Queensland’s Super Rugby finals hopes are almost sunk following their loss to the Chiefs, but Brad Thorn says there are more promising signs for the future.
The Sharks welcomed the Queensland Reds to Kings Park with both teams coming off losses in Round 9.
The Reds were looking for their first win on South African soil since 2015, while the home side were looking to bounce back from a humiliating 34-point loss at the hands of the Jaguares.
The Reds got off to the perfect start as fly-half Bryce Hegarty sliced through the Sharks defence to go in under the posts.
Both sides struggled with handling errors during the early exchanges, which made for a scrappy contest early on.
The Queenslanders were soon in dreamland when some magic from their captain Samu Kerevi had them up by two converted tries.
From the line-out, Kerevi burst through one tackle before offloading in the next to Chris Feauai-Sautia, who enjoyed a free run to the line.
Trailing by 14 inside 20 minutes, the crowd at Kings Park were beginning to fear a repeat of last week.
The home side answered their supporters’ prayers as a line-out drive was too good for the visiting side, Kerron van Vuuren coming up with the try.
The ever-reliable Robert du Preez added the extras to bring the Sharks within seven of the Reds with 14 minutes left in the half.
Each side traded handling errors through the last period of play, and the Reds took a seven-point lead into the interval.
The second half got off to a slow start as both sides traded penalties and knock-ons.
But it was the Reds who would break the deadlock, and once again, their points were created through their skipper.
Kerevi broke the first tackle and offloaded in the next to put Sefa Naivalu away on the right wing. Naivalu was brought to ground but the support play by the Reds was fantastic.
Hegarty ran a bustling channel and offloaded on the inside to Scott Higginbotham, who did the same and put youngster Tate McDermott away for his fourth try of the 2019 season.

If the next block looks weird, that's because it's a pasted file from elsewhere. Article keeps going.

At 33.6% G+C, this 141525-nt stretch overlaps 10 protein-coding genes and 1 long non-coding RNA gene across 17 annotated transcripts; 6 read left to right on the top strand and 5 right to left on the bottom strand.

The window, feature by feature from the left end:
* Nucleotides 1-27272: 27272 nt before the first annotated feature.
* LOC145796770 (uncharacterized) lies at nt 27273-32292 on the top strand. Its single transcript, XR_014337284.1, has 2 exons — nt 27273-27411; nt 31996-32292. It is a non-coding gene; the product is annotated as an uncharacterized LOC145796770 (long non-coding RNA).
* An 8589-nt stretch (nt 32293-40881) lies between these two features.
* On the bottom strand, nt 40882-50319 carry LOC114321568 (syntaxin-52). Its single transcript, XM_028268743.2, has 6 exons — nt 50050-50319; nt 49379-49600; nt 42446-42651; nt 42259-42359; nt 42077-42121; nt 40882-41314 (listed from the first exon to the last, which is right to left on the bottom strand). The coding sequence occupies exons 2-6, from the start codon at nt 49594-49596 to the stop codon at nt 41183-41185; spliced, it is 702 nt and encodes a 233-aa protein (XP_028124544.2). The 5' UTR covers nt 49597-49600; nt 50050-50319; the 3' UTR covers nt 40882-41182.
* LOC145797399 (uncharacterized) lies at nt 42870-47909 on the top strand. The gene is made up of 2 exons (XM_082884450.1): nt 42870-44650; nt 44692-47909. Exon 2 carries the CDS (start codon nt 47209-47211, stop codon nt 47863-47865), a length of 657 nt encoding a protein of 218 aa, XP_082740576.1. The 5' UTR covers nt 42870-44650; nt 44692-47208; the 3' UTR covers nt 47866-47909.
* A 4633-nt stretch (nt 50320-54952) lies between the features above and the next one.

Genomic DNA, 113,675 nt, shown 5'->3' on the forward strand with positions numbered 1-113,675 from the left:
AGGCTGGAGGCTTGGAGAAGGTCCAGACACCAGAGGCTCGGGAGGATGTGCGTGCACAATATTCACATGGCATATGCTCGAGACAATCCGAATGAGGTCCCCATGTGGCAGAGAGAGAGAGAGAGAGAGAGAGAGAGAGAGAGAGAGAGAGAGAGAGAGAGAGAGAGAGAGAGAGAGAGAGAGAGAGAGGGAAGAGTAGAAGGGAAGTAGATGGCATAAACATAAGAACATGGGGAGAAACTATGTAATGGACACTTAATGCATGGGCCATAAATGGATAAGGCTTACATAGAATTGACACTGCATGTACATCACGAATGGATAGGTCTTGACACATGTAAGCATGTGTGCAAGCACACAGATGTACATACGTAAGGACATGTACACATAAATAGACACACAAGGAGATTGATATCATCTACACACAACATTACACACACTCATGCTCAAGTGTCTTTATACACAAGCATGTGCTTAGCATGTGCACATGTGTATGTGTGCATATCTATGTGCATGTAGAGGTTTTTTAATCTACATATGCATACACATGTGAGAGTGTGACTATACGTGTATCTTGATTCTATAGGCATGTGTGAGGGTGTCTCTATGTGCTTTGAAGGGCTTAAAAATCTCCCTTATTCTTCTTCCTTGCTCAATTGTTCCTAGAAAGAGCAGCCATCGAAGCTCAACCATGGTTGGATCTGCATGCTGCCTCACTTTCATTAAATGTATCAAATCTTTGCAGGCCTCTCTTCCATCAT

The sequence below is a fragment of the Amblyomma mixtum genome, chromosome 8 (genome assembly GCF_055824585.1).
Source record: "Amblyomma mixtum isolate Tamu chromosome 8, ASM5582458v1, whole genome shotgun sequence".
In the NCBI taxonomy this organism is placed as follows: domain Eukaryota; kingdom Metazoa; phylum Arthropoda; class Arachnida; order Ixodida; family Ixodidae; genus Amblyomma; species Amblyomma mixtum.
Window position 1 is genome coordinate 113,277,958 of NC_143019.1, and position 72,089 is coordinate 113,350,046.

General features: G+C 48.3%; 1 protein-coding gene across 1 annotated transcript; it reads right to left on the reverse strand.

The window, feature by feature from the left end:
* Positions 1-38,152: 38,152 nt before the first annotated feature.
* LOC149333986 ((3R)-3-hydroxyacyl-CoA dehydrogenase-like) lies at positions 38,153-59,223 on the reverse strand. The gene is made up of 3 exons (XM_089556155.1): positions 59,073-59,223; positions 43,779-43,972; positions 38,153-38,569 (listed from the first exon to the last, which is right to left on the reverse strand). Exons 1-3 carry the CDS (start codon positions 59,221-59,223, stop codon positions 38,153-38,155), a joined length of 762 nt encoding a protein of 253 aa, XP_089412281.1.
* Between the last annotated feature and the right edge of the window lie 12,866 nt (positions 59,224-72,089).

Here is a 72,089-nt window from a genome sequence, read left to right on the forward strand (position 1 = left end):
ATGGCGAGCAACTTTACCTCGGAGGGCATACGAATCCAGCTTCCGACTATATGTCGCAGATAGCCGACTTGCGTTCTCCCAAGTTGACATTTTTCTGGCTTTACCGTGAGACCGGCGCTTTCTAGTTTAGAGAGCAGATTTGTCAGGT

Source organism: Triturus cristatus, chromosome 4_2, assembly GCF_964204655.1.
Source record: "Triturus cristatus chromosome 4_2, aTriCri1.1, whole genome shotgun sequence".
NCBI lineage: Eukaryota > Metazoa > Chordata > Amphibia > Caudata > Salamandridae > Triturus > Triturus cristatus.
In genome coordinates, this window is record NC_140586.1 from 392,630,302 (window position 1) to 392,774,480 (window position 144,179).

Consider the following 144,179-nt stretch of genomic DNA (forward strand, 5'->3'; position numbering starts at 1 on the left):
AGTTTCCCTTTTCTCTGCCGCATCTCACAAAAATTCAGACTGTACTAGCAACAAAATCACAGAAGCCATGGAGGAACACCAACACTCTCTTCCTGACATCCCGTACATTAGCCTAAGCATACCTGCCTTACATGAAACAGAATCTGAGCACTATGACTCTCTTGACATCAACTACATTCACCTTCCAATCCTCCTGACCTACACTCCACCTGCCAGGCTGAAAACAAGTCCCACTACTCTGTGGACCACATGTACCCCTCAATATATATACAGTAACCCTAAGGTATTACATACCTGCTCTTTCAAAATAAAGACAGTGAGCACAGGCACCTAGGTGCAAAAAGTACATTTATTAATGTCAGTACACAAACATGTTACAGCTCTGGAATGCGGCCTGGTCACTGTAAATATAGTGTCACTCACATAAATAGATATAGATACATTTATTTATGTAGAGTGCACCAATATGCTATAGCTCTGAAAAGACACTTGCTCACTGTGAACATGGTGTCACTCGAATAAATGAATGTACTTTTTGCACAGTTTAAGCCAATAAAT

The Sharks couldn’t build any momentum as they racked up the handling errors, and couldn’t finish positive attacking plays.
However, with less than a minute to play, Daniel du Preez skipped down the blindside from the back of a scrum and dotted it down for a five-pointer.
The conversion from Curwin Bosch gave the Sharks a losing bonus point and they rushed back to halfway, hoping another converted try would salvage a draw.
But it wasn’t to be.
Three minutes after the siren, the Sharks were on the attack deep in the Reds half. They looked to be mounting a heart-breaking offensive on the visitors.
But Durban-born Liam Wright latched onto the ball in the ruck and couldn’t be moved.
Referee Federico Anselmi obliged with the penalty to the Reds and the match was over, securing a 21-14 victory for the Australian outfit.
The Reds had their first win against the Sharks in South Africa in eight years.
Liam Wright’s turnover at the death was an example of the Reds’ tenacity, resilience and persistence.
It has been an up-and-down season for the Queensland side, with four wins from nine games.
This win may gave them much-needed confidence and belief for their next game at home against the Sunwolves, but that will have to wait as they have the bye in Round 11.
The Sharks are reeling after two losses at home to sides they were expected to beat.
They currently sit third in the South African conference, equal with the Lions, who beat the Chiefs away from home.
But it doesn’t get any easier for the side from Durban. They now embark on a three-game overseas tour where they will face the Waratahs, Crusaders and Chiefs.